Running R at HCC

The full presentation.

There are many methods to run R applications at HCC. I can break these uses down to:

  1. Creating a traditional Slurm submit file that runs an R script. The vast majority of R users do this.
  2. Using a program, such as GridR, that will create the submission files for you from within R.

In this post, I will discuss and layout the different methods of submitting jobs to HCC and the OSG. Further these methods lie on a spectrum of both difficulty in using.

Difficulty Spectrum Each step is more and more difficult. Running R on your laptop is much easier than running R on a cluster. And running R on a cluster is less difficult than running it on the Grid. But there are techniques to bring these closer together.

Creating Slurm submit files

Creating Slurm submit files and writing R scripts is the most common method of R users at HCC. The steps to this workflow is:

  1. Create a Slurm submit file
  2. Write a R script that will read in your data, and output it
  3. Copy data onto cluster from the laptop
  4. Submit Slurm submit file
  5. Wait for completion (you can ask to get an email)

More on the Slurm configuration is available at HCC Documentation.

A submit file for Slurm is below:

#SBATCH --time=00:30:00
#SBATCH --mem-per-cpu=1024
#SBATCH --job-name=TestJob
#SBATCH --error=TestJob.stdout
#SBATCH --output=TestJob.stderr
module load R/3.3

This submit file describes a job that will run 30 minutes, and require 1024MB of ram. Below the #SBATCH lines are the actual script that will run on the worker node. The module command loads the newest version of R on HCC’s clusters. Next command runs an R script named Rcode.R.

A parallel submission is:

#SBATCH --ntasks-per-node=16
#SBATCH --nodes=1
#SBATCH --time=00:30:00
#SBATCH --mem-per-cpu=1024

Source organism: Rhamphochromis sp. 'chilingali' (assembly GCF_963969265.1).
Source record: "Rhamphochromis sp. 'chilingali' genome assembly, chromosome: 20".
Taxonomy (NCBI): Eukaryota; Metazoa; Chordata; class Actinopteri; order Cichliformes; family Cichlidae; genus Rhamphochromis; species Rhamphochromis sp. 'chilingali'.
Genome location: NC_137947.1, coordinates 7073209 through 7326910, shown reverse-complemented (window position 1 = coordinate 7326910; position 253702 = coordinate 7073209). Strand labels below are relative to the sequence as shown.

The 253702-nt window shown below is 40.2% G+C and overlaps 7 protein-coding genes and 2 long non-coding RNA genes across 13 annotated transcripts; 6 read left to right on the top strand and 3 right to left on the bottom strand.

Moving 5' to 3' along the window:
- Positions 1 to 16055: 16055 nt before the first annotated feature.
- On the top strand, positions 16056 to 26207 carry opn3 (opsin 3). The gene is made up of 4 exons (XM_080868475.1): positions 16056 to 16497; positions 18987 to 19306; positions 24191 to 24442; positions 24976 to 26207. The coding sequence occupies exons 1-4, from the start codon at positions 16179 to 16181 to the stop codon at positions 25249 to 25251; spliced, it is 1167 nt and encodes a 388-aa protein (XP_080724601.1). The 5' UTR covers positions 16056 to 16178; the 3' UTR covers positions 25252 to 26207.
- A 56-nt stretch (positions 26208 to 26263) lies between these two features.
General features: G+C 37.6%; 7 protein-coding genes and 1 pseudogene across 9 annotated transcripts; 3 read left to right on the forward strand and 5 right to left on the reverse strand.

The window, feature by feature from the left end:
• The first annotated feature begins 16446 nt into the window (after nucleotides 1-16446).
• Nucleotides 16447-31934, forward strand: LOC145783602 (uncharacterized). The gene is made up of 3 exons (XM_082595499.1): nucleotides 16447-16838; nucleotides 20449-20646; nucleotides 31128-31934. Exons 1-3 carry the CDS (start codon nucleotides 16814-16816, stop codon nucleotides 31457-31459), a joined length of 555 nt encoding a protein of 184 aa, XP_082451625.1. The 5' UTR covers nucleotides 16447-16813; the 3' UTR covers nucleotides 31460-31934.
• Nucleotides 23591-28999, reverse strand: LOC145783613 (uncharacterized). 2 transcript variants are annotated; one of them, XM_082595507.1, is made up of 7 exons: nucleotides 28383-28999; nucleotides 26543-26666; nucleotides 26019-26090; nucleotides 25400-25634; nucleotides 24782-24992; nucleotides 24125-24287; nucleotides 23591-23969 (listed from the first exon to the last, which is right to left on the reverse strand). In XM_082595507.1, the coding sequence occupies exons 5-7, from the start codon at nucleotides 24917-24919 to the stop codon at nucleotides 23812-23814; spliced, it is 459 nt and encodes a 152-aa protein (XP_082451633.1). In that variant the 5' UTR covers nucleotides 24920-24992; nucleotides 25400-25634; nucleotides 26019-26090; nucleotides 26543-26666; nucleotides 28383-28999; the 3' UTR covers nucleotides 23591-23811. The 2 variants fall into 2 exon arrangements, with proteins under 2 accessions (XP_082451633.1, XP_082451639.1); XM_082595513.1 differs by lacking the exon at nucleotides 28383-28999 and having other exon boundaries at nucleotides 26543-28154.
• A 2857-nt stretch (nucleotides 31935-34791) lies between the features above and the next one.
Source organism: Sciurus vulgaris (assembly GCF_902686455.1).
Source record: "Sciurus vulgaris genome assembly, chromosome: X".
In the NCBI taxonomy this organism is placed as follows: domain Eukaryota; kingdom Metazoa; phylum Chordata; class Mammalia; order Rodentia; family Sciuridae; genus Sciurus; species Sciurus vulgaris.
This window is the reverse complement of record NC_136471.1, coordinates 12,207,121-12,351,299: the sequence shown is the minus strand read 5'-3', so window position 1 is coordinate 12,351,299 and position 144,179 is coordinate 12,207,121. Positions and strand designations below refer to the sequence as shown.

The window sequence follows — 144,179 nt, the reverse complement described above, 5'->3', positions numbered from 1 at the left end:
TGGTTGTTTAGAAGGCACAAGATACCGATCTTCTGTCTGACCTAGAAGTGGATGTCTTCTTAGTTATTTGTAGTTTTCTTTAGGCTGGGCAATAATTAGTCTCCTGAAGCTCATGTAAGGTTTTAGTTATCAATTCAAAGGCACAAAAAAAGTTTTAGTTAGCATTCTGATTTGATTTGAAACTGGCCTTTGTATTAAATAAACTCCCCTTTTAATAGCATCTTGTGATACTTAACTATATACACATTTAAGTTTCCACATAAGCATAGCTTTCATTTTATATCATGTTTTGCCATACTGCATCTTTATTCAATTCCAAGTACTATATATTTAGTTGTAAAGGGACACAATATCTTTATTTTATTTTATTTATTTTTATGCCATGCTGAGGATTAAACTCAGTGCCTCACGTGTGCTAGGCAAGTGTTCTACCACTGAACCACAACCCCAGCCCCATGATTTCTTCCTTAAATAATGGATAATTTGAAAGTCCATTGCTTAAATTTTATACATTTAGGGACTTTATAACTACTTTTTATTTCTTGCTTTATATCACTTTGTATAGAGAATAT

#SBATCH --job-name=TestJob
#SBATCH --error=TestJob.stdout
#SBATCH --output=TestJob.stderr
module load R/3.3

This submit file adds --ntasks-per-node and --nodes=1 that describes the parallel jobs. ntasks-per-node specifies how many cores on a remote worker node is required for the job. --nodes describes the number of physical nodes that this job should span across. All other lines are very similar to the previous single core submission file.

The R code looks a bit different though. Here is an example:


a <- function(s) { return (2*s) }
mclapply(c(1:20), a, mc.cores = 16)

This will run mclapply which will apply the made up function a across the list specified in c(1, 20).

Using GridR to submit processing

GridR is another method for farming processing out to remote cluster. GridR is able to submit to HTCondor clusters. Therefore, it is able to submit to the OSG through HTCondor.

The GridR package is hosted on Github. The wiki is very useful with examples and tutorials on how to use GridR.

Below is a working example script of using R on HCC’s Crane cluster.

# Initialize the GridR library for submissions
grid.init(service="condor.local", localTmpDir="tmp", bootstrap=TRUE, remoteRPath="/util/opt/R/3.3/gcc/4.4/bin/R", Rurl="")

# Create a quick function to run remotely
a <- function(s) { return (2*s) }

# Run the apply function, much like lapply.  In this case, with only 1 attribute to apply
grid.apply("x", a, 13, wait = TRUE)

# Output the results.

This R script submits jobs to the OSG from the Crane cluster. It will run the simple a function on the remote worker nodes on the OSG.

The jobs can run anywhere on the OSG:

OSG Running Jobs

Jobs submitted to the OSG can run on multiple sites around the U.S. They will execute and and return the results.


There are many methods to submitting R processing to clusters and the grid. One has to choose which one best suites them.

The GridR method is easy for experience R programmers. But, it lacks the flexibility of the Slurm submit file method. The Slurm submit method requires learning some Linux and Slurm syntax, but offers the flexibility to specify multiple cores per R script or more memory per job.


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